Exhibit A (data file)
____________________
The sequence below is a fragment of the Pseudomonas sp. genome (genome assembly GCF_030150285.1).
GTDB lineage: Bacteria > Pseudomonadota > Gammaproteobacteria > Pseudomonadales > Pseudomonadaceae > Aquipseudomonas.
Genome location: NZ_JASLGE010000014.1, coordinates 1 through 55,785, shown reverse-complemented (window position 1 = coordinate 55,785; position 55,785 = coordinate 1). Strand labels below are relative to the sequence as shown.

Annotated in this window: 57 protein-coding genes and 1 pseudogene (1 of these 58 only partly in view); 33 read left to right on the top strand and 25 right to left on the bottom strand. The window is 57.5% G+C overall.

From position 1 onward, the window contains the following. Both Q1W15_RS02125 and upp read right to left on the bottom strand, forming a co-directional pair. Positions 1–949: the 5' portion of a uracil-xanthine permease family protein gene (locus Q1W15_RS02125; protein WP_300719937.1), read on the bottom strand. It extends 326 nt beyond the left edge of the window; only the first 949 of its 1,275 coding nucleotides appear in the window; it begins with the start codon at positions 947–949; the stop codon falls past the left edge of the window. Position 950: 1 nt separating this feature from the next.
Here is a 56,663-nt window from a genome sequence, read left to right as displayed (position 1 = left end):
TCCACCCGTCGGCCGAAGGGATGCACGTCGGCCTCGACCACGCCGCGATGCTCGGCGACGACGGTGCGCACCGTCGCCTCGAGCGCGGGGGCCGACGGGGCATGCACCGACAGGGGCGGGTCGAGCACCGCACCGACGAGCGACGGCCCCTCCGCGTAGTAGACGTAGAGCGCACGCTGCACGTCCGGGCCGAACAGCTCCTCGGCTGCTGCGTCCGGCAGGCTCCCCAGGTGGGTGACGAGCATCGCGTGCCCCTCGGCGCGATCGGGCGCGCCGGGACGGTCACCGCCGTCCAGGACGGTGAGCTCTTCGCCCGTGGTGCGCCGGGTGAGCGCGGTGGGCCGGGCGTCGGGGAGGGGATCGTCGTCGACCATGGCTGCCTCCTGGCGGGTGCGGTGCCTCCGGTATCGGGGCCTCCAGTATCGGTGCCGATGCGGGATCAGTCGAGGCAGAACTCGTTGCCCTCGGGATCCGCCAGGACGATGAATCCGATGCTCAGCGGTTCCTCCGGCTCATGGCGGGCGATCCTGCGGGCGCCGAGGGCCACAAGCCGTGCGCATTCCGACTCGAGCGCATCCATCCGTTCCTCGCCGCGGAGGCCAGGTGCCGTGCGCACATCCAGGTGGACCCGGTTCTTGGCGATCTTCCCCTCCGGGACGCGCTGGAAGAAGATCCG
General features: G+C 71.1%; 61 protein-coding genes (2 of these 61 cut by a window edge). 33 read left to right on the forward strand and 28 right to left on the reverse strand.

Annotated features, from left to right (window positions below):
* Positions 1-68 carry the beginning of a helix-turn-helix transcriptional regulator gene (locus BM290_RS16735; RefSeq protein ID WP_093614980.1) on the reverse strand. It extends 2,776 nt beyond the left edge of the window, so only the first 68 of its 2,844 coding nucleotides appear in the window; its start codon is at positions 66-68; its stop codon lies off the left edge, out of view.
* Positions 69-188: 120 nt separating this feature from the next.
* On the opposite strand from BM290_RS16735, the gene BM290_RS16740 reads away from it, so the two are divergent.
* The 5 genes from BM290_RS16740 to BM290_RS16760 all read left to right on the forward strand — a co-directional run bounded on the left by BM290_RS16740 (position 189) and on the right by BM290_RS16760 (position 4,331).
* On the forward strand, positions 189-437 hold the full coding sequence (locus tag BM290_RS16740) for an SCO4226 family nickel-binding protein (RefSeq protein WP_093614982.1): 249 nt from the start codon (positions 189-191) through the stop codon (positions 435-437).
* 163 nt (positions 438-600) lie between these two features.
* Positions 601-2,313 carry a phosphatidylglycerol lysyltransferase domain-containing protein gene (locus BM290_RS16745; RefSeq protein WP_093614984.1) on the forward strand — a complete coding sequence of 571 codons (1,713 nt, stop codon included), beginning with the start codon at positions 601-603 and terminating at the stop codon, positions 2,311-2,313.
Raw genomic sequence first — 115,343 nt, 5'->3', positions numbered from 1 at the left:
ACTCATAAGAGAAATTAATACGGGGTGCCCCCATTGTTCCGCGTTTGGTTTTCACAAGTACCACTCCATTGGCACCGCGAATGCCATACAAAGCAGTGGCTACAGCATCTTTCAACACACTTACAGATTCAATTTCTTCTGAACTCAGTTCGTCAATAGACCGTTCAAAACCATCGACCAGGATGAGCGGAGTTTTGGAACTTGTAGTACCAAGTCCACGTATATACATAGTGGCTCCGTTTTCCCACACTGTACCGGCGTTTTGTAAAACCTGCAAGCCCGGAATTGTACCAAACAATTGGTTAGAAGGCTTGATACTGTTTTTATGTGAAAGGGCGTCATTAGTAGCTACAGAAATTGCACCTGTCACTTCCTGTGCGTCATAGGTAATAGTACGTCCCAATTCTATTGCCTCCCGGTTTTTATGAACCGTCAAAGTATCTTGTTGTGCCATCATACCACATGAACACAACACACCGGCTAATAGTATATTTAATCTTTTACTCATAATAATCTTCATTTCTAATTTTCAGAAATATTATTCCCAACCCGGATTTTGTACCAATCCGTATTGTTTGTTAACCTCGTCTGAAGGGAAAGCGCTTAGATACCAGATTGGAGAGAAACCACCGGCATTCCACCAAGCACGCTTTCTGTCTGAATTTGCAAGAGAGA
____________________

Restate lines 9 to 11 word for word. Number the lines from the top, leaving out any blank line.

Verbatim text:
Annotated features, from left to right (window positions below):
* Positions 1-68 carry the beginning of a helix-turn-helix transcriptional regulator gene (locus BM290_RS16735; RefSeq protein ID WP_093614980.1) on the reverse strand. It extends 2,776 nt beyond the left edge of the window, so only the first 68 of its 2,844 coding nucleotides appear in the window; its start codon is at positions 66-68; its stop codon lies off the left edge, out of view.
* Positions 69-188: 120 nt separating this feature from the next.